After a childhood fever, little Giuseppe, the youngest of a family of farmers in the Bologna’s countryside, seems to be absent-minded, to the point that his father Dante considers him to be retarded.
With his head in the clouds all the time, Giuseppe grows up in a sort of parallel dimension, populated by characters from old farmers’ stories which his mother Lina had told him, and therefore becomes a stubborn little boy, whose only weapon to defend himself against his father is an exasperated dumbness.
He is clearly very good at school, yet his father prevents him from continuing his studies with the view that writing and arithmetic are all that a farmer needs to avoid being cheated. When, as a teenager, he falls in love with Maria, daughter of a laborer in the area, finally he finds the courage to talk to Dante asking permission to marry her, but his father refuses. Meanwhile the farmers’ protests are crushed by landowners and the fascist squads: fascism spreads like wildfire until it reaches Giuseppe’s family: he will be forced to leave for the Eritrean front.
Divided into two parts, Massimo Vaggi’s novel takes place over a period of time ranging from the first post-war period (1923) to the colonial wars (1936).
The first part, “The House”, is the story of Giuseppe and his family: his father, deeply rooted to the farmland, sees life as sheer hard labor, the only possible redemption from misery; his mother, a sweet and eccentric figure, is a key figure in Giuseppe’s upbringing; his brother Giovanni, the eldest son, a veteran of the Great War and traumatized by the shooting of deserters; his sister Serena, whose only worry is to find a man who would marry her, and his sister Esterina, the only one to whom Giuseppe can relate, perhaps due to the fact that she is only three years older than him.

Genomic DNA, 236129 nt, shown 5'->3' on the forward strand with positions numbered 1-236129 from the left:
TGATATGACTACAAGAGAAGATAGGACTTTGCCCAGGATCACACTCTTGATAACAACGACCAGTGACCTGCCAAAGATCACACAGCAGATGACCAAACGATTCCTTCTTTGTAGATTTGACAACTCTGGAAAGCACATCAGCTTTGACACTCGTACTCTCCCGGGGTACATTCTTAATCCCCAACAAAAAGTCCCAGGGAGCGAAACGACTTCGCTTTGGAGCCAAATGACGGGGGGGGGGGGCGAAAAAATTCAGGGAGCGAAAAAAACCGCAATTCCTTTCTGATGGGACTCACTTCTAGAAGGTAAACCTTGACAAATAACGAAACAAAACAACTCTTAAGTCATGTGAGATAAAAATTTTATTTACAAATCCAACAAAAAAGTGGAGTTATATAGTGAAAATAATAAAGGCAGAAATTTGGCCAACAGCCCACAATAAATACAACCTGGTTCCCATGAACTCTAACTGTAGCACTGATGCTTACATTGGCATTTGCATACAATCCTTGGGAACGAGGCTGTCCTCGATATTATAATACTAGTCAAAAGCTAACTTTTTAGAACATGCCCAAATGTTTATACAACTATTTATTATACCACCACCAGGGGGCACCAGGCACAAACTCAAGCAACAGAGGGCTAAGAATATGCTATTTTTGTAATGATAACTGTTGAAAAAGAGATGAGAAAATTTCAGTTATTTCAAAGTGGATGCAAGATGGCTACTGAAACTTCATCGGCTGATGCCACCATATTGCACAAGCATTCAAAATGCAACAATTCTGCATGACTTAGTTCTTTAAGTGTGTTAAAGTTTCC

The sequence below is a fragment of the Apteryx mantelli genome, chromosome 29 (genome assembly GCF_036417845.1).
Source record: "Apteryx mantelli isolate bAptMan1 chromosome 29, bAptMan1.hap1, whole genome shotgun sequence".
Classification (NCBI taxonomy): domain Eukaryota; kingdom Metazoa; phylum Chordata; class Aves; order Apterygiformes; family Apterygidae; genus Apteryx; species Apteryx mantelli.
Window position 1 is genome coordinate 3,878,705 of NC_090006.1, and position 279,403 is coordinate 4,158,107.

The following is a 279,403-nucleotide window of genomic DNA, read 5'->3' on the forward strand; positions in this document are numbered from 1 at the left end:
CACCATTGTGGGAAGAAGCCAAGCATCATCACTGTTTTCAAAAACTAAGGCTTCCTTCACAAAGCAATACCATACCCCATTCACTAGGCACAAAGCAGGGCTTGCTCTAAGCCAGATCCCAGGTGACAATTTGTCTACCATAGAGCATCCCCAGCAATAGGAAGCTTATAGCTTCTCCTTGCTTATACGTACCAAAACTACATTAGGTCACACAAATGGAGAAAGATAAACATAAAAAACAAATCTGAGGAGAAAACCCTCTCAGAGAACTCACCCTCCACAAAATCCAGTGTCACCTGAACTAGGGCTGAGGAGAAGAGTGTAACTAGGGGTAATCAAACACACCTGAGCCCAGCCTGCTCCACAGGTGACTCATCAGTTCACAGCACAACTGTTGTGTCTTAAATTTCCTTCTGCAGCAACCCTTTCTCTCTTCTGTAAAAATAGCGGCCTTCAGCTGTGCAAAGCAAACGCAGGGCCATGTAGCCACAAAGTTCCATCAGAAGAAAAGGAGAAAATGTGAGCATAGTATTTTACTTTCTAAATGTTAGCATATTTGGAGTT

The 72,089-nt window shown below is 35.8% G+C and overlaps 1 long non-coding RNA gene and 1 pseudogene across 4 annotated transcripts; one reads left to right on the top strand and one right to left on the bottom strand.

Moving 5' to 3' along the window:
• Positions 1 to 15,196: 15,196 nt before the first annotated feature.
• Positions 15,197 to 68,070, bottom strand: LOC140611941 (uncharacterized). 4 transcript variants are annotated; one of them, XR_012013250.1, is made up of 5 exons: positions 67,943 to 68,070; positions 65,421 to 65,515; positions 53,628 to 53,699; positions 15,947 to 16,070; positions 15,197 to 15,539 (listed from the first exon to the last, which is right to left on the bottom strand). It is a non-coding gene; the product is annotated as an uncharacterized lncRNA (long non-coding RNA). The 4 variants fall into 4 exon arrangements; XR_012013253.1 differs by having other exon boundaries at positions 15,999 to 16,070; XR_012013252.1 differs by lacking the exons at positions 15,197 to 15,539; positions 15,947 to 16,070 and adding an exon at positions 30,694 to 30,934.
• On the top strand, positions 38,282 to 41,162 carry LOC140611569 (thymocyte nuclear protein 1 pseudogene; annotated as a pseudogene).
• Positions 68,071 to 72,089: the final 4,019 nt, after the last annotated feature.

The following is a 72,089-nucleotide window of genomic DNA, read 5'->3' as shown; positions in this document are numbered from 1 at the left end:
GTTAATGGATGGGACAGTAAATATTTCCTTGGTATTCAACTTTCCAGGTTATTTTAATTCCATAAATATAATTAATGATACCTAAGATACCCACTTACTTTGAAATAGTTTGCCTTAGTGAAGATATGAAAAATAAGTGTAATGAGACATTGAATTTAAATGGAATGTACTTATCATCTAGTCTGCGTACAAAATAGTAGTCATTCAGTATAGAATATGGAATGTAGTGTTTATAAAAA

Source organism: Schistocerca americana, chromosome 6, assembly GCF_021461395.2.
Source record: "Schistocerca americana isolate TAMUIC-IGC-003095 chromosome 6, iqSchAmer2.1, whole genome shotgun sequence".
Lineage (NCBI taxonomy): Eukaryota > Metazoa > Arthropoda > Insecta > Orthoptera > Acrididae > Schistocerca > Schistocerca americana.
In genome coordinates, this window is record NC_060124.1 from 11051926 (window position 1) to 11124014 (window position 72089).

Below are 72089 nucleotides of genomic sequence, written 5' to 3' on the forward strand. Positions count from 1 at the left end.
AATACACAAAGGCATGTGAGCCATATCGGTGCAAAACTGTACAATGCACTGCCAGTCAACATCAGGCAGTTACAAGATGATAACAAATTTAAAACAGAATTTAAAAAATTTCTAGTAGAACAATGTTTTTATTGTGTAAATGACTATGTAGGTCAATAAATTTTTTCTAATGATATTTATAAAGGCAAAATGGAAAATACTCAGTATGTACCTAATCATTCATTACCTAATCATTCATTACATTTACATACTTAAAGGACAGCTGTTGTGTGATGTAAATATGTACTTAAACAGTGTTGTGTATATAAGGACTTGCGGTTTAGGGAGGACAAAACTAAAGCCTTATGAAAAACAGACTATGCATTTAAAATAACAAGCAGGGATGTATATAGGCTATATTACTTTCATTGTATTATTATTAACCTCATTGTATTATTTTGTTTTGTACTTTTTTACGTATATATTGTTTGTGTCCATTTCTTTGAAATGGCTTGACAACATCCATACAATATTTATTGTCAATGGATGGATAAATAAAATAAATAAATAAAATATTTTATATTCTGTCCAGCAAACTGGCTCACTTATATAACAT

In the second part, “Africa”, the author focuses on a grass-root view of colonization through Giuseppe’s eyes and the only friend who he manages to get, the neapolitan Pasquale, who has a very pragmatic but at the same time very supportive worldview. The meeting a local inhabitant, Teclé, clearly shows him that in this country you are only allowed to interact with people of a certain skin colour or uniform according to a strict hierarchy : failing to do so will result in heavy sanctions.
A very obedient individual since childhood, Giuseppe is lost in a world, that of war, which he doesn’t understand or share, without knowing why; he ‒ who can tell dry land from fertile even in Eritrea just from tasting it, as his father had taught him ‒ will understand the fascist colonial intentions clearly. Their desire to crush humanity with their boots and drop bombs on them with their powerful aviation. However, he will not know what to do: the barrels of mustard gas released in the last chapter are the vanguard of a chemical war that even officers and soldiers don’t know how to grasp.
The themes of inadequacy and displacement in the face of reality dominate the whole novel, where a brutal chapter of Italian history is masterfully narrated by the author through the stories of its less known but real protagonists, the ones that history does not write about who nevertheless suffer, living through it unaware. And thanks to this grass-root vision it prevents any removal of a collective responsibility.
Up there in the sky mechanical monsters created by Giovanni Battista Caproni, are flying, shaping the future with their race and their relentless action, with their futuristic speed. Far from men and devoid of compassion.
The interpretation of this work is contained in the apocryphal parable told by Lina to his son Giuseppe, who gives the book its title.
A deeply human and touching novel, which lingers in the reader’s memory and reminds us that if you look at men’s reality from afar the differences are always minimal.
Translation by Silvia Accorrà (edited by Sabrina Macchi)